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Encyclopedia > 18 Brumaire
Napoléon Bonaparte in the "coup d'état" of 18 brumaire.
Napoléon Bonaparte in the "coup d'état" of 18 brumaire.

18 Brumaire, the coup of 18 Brumaire or sometimes simply Brumaire refers to the coup d'état by which General Napoleon Bonaparte overthrew the government of the Directory to replace it by the Consulate. This occurred on 9 November 1799, which was 18 Brumaire in the year VIII under the French Republican Calendar. Image File history File links Napoléon Bonaparte in the coup détat of the 18 brumaire. ... Image File history File links Napoléon Bonaparte in the coup détat of the 18 brumaire. ... A coup détat (pronounced ), or simply a coup, is the sudden overthrow of a government against the volonté générale formed by the majority of the citizenry, usually done by a smaller supposedly weaker body that just replaces the top power figures. ... Napoleon I of France, by Jacques-Louis David. ... Executive Directory (in French Directoire exécutif), commonly known as the Directory (or Directoire) held executive power in France from November 2, 1795 until November 10, 1799: from the end of the Convention to the beginning of the Consulate. ... To meet Wikipedias quality standards, this article or section may require cleanup. ... November 9 is the 313th day of the year (314th in leap years) in the Gregorian Calendar, with 52 days remaining. ... 1799 was a common year starting on Tuesday (see link for calendar). ... The French Republican Calendar or French Revolutionary Calendar is a calendar proposed during the French Revolution, and used by the French government for about twelve years from late 1793. ...


The name, already well-established in common use, was reinforced by the title of Karl Marx's The Eighteenth Brumaire of Louis Bonaparte (Der achtzehnte Brumaire des Louis Bonaparte, 1852), an account of 2 December 1851 coup by Napoleon's nephew which begins with the much-quoted "Hegel remarks somewhere that all great world-historic facts and personages appear, so to speak, twice. He forgot to add: the first time as tragedy, the second time as farce." Karl Heinrich Marx (May 5, 1818 Trier, Germany – March 14, 1883 London) was an immensely influential German philosopher, political economist, and revolutionary organizer of the International Workingmens Association. ... The Eighteenth Brumaire of Louis Bonaparte is Karl Marxs analysis of Napoleon Bonaparte IIIs coup detat of December 1851, in which he elucidates the social forces and mechanisms at work during the political crisis. ... 1852 was a leap year starting on Thursday (see link for calendar). ... December 2 is the 336th day (337th in leap years) of the year in the Gregorian calendar. ... 1851 was a common year starting on Wednesday (see link for calendar). ... Charles Louis Napoléon Bonaparte (April 20, 1808 - January 9, 1873) was the son of King Louis Bonaparte and Queen Hortense de Beauharnais; both monarchs of the French puppet state, the Kingdom of Holland. ...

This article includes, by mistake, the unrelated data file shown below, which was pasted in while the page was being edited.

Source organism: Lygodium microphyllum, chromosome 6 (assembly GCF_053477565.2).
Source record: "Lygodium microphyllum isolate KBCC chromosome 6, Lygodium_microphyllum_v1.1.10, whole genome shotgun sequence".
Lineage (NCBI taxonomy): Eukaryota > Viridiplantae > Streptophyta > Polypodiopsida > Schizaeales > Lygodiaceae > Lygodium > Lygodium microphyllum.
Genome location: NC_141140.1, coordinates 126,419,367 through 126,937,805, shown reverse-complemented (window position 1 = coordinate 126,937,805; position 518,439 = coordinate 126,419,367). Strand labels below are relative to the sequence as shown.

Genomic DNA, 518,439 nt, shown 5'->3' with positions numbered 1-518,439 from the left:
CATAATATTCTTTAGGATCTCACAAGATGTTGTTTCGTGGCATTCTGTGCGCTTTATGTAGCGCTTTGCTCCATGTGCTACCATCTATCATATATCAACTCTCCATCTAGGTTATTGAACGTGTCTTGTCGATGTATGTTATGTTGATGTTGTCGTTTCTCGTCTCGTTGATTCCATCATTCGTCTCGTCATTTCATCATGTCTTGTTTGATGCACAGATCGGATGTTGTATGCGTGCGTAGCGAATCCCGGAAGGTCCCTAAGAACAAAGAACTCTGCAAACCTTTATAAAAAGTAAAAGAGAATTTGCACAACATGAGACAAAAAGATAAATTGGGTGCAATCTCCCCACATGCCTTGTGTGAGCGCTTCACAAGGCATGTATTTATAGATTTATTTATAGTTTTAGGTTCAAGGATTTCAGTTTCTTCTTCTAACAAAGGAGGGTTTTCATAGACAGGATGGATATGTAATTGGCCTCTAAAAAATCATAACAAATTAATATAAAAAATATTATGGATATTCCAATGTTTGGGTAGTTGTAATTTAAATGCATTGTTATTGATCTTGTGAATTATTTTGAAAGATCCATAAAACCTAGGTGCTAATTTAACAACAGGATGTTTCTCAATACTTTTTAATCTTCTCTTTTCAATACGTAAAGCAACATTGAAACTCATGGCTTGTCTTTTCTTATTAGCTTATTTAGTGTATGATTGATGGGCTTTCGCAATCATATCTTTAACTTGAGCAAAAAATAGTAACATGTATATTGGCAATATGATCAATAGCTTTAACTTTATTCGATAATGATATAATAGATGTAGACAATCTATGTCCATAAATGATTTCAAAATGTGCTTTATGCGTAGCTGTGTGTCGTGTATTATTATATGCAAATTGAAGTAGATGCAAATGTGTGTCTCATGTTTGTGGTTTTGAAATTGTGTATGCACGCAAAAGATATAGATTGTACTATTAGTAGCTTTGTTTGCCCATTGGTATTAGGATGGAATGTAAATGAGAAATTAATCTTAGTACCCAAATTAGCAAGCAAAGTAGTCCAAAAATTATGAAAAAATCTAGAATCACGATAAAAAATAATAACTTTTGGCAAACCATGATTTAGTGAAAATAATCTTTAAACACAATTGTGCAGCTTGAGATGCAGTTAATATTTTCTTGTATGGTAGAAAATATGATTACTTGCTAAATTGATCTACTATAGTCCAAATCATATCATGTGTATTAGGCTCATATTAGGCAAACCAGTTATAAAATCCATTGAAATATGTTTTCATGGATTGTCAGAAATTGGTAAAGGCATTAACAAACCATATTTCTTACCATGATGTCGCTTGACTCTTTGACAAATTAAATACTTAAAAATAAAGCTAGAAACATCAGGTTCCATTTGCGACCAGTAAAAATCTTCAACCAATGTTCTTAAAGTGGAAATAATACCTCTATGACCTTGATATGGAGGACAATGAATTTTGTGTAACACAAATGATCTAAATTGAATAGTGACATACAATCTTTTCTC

Contents


Context

Ironically, the ground for Bonaparte's coup may have been laid more by his few defeats than by his many victories. In November 1799, France was suffering the effects of military reverses brought on by Bonaparte's adventurism in the Middle East. The looming threat of opportunistic invasion by the Second Coalition had provoked internal unrest, with Bonaparte stuck in Egypt. A map showing countries commonly considered to be part of the Middle East The Middle East is a region comprising the lands around the southern and eastern parts of the Mediterranean Sea, a territory that extends from the eastern Mediterranean Sea to the Persian Gulf. ... The name Second Coalition (1798 - 1800) designates the second major concerted effort of multiple European powers to contain Revolutionary France. ...


The coup was first prepared not by Bonaparte, but by the Abbé Sieyès, then one of the five Directors, attempting to head off a return to Jacobinism. Dazzled by Bonaparte's victories in the East, the public ignored the impending calamitous ending of the Egyptian expedition, and received Bonaparte with an ardour which convinced Sieyès that he had found the general indispensable to his coup. Emmanuel Joseph Sieyes, 1817, by Jacques-Louis David Emmanuel Joseph Sieyès (May 3, 1748 – June 20, 1836) was a French abbé and statesman, one of the chief theorists of the revolutionary and Napoleonic era. ... In the context of the French Revolution, a Jacobin originally meant a member of the Jacobin Club (1789-1794). ...


However, beginning with his return from Egypt in September 1799, Bonaparte began a coup within the coup. Ultimately, the coup brought Bonaparte, not Sieyès, to power.